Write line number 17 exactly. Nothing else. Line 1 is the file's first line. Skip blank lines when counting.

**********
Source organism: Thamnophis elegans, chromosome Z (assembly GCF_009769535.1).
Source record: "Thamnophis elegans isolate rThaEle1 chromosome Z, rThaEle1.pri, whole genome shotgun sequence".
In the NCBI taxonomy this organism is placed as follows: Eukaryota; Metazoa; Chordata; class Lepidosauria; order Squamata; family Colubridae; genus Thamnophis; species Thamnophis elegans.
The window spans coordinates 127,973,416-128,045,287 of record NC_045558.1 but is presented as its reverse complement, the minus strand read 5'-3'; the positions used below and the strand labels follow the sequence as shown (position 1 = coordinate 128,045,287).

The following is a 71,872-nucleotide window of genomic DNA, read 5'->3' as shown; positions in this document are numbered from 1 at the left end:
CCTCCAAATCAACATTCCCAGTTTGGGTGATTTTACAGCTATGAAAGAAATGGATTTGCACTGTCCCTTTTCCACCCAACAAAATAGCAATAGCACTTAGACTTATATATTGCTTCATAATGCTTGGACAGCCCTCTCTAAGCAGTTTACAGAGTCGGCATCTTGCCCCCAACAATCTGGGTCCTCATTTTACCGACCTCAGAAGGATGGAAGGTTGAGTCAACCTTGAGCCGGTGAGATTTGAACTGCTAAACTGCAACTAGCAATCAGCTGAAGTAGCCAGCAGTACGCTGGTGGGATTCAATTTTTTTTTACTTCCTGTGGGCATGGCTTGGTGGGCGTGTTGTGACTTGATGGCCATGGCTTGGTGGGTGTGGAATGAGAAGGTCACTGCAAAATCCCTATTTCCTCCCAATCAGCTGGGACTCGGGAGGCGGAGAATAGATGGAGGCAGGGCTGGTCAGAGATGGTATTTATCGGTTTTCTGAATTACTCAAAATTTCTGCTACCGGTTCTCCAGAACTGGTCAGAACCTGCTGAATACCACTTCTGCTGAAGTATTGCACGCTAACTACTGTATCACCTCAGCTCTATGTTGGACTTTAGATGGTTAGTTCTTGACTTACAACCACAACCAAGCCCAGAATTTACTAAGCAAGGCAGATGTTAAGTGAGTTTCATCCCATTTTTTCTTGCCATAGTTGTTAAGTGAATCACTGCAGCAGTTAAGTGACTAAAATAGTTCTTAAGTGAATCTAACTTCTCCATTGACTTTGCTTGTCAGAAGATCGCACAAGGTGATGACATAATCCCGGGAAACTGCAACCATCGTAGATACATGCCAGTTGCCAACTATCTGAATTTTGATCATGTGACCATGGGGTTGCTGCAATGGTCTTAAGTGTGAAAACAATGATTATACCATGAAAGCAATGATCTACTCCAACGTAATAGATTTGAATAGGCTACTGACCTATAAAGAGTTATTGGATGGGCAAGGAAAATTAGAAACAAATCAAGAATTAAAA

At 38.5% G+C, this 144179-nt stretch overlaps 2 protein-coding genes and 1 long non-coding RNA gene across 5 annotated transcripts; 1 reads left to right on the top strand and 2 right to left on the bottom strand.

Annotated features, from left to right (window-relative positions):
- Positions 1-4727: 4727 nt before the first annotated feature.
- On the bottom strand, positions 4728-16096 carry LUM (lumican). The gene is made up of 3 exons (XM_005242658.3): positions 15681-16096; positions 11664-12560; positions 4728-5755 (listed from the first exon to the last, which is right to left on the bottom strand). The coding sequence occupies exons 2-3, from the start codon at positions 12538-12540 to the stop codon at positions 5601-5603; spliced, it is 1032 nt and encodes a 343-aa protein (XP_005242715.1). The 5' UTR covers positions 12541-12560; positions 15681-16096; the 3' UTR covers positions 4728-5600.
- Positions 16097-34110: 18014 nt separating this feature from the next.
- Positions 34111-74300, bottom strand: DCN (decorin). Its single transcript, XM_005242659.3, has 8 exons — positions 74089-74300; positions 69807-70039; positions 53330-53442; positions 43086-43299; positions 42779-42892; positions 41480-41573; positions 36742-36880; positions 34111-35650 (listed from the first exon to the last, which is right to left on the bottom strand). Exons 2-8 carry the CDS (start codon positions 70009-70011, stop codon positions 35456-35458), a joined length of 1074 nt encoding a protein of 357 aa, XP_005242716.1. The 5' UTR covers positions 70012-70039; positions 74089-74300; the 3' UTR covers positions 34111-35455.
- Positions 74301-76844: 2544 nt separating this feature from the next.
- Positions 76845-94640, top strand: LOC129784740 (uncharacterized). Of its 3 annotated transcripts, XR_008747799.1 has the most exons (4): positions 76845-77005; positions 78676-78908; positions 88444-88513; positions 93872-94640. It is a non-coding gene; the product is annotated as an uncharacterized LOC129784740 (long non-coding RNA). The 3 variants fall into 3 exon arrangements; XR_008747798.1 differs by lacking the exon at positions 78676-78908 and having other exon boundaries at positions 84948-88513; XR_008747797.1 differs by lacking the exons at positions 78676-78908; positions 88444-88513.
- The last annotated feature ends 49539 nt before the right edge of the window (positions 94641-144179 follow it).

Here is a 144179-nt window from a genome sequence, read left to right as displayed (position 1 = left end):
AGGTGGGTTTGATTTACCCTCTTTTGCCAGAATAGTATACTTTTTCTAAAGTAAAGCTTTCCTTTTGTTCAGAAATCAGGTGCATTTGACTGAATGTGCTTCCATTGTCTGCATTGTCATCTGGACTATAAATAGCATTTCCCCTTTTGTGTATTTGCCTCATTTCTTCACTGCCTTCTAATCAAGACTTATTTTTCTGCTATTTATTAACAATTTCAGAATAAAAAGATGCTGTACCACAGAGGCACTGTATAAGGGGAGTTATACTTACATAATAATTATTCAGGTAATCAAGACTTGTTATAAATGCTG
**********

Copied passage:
AGGTGGGTTTGATTTACCCTCTTTTGCCAGAATAGTATACTTTTTCTAAAGTAAAGCTTTCCTTTTGTTCAGAAATCAGGTGCATTTGACTGAATGTGCTTCCATTGTCTGCATTGTCATCTGGACTATAAATAGCATTTCCCCTTTTGTGTATTTGCCTCATTTCTTCACTGCCTTCTAATCAAGACTTATTTTTCTGCTATTTATTAACAATTTCAGAATAAAAAGATGCTGTACCACAGAGGCACTGTATAAGGGGAGTTATACTTACATAATAATTATTCAGGTAATCAAGACTTGTTATAAATGCTG